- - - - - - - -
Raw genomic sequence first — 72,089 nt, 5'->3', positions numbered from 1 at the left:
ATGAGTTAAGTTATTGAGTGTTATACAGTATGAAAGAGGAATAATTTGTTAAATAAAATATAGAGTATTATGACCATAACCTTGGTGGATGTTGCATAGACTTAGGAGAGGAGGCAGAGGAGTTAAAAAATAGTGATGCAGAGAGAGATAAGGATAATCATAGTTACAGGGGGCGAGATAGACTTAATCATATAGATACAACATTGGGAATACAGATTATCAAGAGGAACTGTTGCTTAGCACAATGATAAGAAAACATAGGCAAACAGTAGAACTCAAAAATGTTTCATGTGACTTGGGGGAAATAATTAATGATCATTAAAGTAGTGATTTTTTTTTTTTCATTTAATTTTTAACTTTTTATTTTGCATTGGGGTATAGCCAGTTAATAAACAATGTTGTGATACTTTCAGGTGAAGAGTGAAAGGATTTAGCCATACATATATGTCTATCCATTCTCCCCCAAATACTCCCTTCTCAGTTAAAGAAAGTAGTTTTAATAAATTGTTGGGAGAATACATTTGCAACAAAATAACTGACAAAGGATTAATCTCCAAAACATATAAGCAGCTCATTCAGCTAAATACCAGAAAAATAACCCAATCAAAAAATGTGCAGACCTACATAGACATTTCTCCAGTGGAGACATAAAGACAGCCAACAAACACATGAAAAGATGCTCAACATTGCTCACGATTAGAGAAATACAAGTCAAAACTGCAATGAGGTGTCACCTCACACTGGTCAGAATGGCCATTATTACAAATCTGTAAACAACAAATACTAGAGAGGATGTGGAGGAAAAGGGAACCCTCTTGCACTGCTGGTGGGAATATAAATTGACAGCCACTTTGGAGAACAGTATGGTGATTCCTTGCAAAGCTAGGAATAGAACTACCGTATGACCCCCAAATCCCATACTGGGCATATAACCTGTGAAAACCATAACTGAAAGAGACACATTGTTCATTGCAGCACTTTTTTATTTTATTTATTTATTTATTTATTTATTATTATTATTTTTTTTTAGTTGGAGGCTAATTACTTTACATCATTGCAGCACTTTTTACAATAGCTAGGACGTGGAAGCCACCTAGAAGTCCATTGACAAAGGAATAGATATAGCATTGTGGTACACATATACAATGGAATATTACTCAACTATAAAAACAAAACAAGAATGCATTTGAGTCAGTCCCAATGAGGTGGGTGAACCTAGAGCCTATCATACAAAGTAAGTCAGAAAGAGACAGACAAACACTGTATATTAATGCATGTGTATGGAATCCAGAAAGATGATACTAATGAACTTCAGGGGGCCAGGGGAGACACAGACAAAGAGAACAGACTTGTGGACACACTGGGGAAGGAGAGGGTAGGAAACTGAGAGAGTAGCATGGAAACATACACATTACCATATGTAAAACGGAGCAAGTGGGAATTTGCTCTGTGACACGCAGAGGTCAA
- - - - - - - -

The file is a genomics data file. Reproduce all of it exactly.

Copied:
Raw genomic sequence first — 72,089 nt, 5'->3', positions numbered from 1 at the left:
ATGAGTTAAGTTATTGAGTGTTATACAGTATGAAAGAGGAATAATTTGTTAAATAAAATATAGAGTATTATGACCATAACCTTGGTGGATGTTGCATAGACTTAGGAGAGGAGGCAGAGGAGTTAAAAAATAGTGATGCAGAGAGAGATAAGGATAATCATAGTTACAGGGGGCGAGATAGACTTAATCATATAGATACAACATTGGGAATACAGATTATCAAGAGGAACTGTTGCTTAGCACAATGATAAGAAAACATAGGCAAACAGTAGAACTCAAAAATGTTTCATGTGACTTGGGGGAAATAATTAATGATCATTAAAGTAGTGATTTTTTTTTTTTCATTTAATTTTTAACTTTTTATTTTGCATTGGGGTATAGCCAGTTAATAAACAATGTTGTGATACTTTCAGGTGAAGAGTGAAAGGATTTAGCCATACATATATGTCTATCCATTCTCCCCCAAATACTCCCTTCTCAGTTAAAGAAAGTAGTTTTAATAAATTGTTGGGAGAATACATTTGCAACAAAATAACTGACAAAGGATTAATCTCCAAAACATATAAGCAGCTCATTCAGCTAAATACCAGAAAAATAACCCAATCAAAAAATGTGCAGACCTACATAGACATTTCTCCAGTGGAGACATAAAGACAGCCAACAAACACATGAAAAGATGCTCAACATTGCTCACGATTAGAGAAATACAAGTCAAAACTGCAATGAGGTGTCACCTCACACTGGTCAGAATGGCCATTATTACAAATCTGTAAACAACAAATACTAGAGAGGATGTGGAGGAAAAGGGAACCCTCTTGCACTGCTGGTGGGAATATAAATTGACAGCCACTTTGGAGAACAGTATGGTGATTCCTTGCAAAGCTAGGAATAGAACTACCGTATGACCCCCAAATCCCATACTGGGCATATAACCTGTGAAAACCATAACTGAAAGAGACACATTGTTCATTGCAGCACTTTTTTATTTTATTTATTTATTTATTTATTTATTATTATTATTTTTTTTTAGTTGGAGGCTAATTACTTTACATCATTGCAGCACTTTTTACAATAGCTAGGACGTGGAAGCCACCTAGAAGTCCATTGACAAAGGAATAGATATAGCATTGTGGTACACATATACAATGGAATATTACTCAACTATAAAAACAAAACAAGAATGCATTTGAGTCAGTCCCAATGAGGTGGGTGAACCTAGAGCCTATCATACAAAGTAAGTCAGAAAGAGACAGACAAACACTGTATATTAATGCATGTGTATGGAATCCAGAAAGATGATACTAATGAACTTCAGGGGGCCAGGGGAGACACAGACAAAGAGAACAGACTTGTGGACACACTGGGGAAGGAGAGGGTAGGAAACTGAGAGAGTAGCATGGAAACATACACATTACCATATGTAAAACGGAGCAAGTGGGAATTTGCTCTGTGACACGCAGAGGTCAA